The anonymous committee that considered the funding requests includes a member of the arts community, a faculty member of a local university or college and a person representing a county of GCF’s funding region, a position which will rotate each year between the eight counties.
“Our committee was pleased and proud to review many excellent applications,” said a committee member. “The process underscored the depth and strength of the arts community in which we live and work. David’s goal of ‘making possible the impossible’ most clearly resonated in the grants to Know Theatre and Revolution Dance Theatre. We encourage all to attend their grant-winning performances to enjoy the impact of a most cherished friend and philanthropist, David Herriman.”
The David C. Herriman Fund of Greater Cincinnati Foundation will award up to three grants — one large, and one or two smaller — totaling $220,000 in 2019. GCF will publish a Request for Proposals (RFP) for the next funding cycle in April. Proposals will be due on October 1.
CINCINNATI (August 14, 2017) —The Greenlight Fund, in partnership with The Greater Cincinnati Foundation, announced today a multi-million-dollar initiative to fight family poverty in our region. Together, they are investing $2.4 million to bring the Family Independence Initiative—and its innovative model of trusting and investing in family solutions—to Cincinnati and Northern Kentucky. This includes a $1.8 million grant from The Greater Cincinnati Foundation and its donors, the single largest grant in the history of the Foundation.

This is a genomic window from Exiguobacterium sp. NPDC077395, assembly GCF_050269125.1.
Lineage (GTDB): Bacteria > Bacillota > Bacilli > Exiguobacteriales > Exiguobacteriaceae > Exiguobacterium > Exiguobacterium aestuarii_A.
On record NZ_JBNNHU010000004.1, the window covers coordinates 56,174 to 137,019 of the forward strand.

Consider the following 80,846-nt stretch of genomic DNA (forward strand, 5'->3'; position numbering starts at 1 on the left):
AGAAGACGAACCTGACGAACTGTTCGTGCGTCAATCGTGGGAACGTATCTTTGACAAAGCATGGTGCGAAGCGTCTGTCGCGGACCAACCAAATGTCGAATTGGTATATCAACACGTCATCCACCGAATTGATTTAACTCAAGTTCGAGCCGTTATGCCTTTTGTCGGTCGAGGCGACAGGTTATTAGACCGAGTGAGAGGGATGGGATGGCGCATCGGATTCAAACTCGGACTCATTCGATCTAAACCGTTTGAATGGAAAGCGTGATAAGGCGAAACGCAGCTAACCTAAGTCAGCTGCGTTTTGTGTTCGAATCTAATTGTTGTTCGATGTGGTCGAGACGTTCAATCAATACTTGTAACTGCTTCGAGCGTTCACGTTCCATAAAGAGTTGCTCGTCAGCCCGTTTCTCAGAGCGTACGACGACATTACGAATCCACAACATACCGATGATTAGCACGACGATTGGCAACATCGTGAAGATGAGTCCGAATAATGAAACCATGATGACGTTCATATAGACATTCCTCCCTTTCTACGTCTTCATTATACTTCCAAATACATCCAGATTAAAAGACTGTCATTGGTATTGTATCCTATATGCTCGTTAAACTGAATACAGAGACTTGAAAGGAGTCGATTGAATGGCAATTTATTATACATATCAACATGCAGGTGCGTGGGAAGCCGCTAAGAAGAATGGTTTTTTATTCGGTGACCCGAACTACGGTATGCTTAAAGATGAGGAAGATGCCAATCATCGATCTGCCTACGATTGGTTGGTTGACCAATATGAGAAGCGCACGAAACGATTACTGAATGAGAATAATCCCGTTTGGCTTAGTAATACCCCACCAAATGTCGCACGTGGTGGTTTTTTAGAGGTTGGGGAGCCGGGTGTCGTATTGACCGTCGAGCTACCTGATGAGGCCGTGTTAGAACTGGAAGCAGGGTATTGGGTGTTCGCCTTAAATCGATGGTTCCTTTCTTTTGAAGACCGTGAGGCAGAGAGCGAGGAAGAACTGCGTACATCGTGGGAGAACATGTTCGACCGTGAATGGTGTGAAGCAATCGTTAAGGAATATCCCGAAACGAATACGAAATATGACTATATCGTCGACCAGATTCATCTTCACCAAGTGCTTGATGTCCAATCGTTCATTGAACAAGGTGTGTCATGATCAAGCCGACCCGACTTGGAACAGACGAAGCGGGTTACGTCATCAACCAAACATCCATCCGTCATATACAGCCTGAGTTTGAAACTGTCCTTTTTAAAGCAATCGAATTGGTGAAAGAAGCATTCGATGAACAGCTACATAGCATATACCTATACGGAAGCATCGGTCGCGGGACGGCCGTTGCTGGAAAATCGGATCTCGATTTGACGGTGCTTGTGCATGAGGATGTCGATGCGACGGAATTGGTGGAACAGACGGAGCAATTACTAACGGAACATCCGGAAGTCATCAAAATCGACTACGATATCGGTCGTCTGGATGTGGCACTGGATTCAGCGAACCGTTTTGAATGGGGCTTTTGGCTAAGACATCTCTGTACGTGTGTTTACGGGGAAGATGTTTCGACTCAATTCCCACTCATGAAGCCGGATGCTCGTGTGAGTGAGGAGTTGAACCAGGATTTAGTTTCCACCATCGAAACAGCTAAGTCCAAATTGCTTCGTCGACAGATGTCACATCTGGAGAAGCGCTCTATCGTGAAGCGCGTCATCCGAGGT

“We know that thousands of families are struggling with poverty, and we need to rethink how we invest in families and their upward mobility,” said Tara Noland, Executive Director of GreenLight Cincinnati. “We are excited to have the Family Independence Initiative bring their model to our region and learn from their data on what Cincinnati families in our community need to escape poverty.”
“As our region’s community foundation, our role is to create a community where everyone can thrive,” said Ellen M. Katz, president and CEO of The Greater Cincinnati Foundation. “Our region is literally bursting with new energy and progress, yet we still have many in need. GCF and its donors are seeking new and innovative programs to help families in Greater Cincinnati and Northern Kentucky who have yet to benefit from that progress. FII is one such program and we’re excited to ensure we can rapidly deploy FII in our community.”
Founded in 2001, The Family Independence Initiative brings a new approach to fighting poverty by trusting and investing directly in low-income families across the nation so they can work individually and collectively to achieve prosperity. Families that partner with FII set goals they want to achieve, such as purchasing a home or continuing their education, and work together to help each other meet those goals. FII provides them with the technology platform to track their progress and then gives them access to resources, including cash, to accelerate the solutions that they’ve discovered themselves.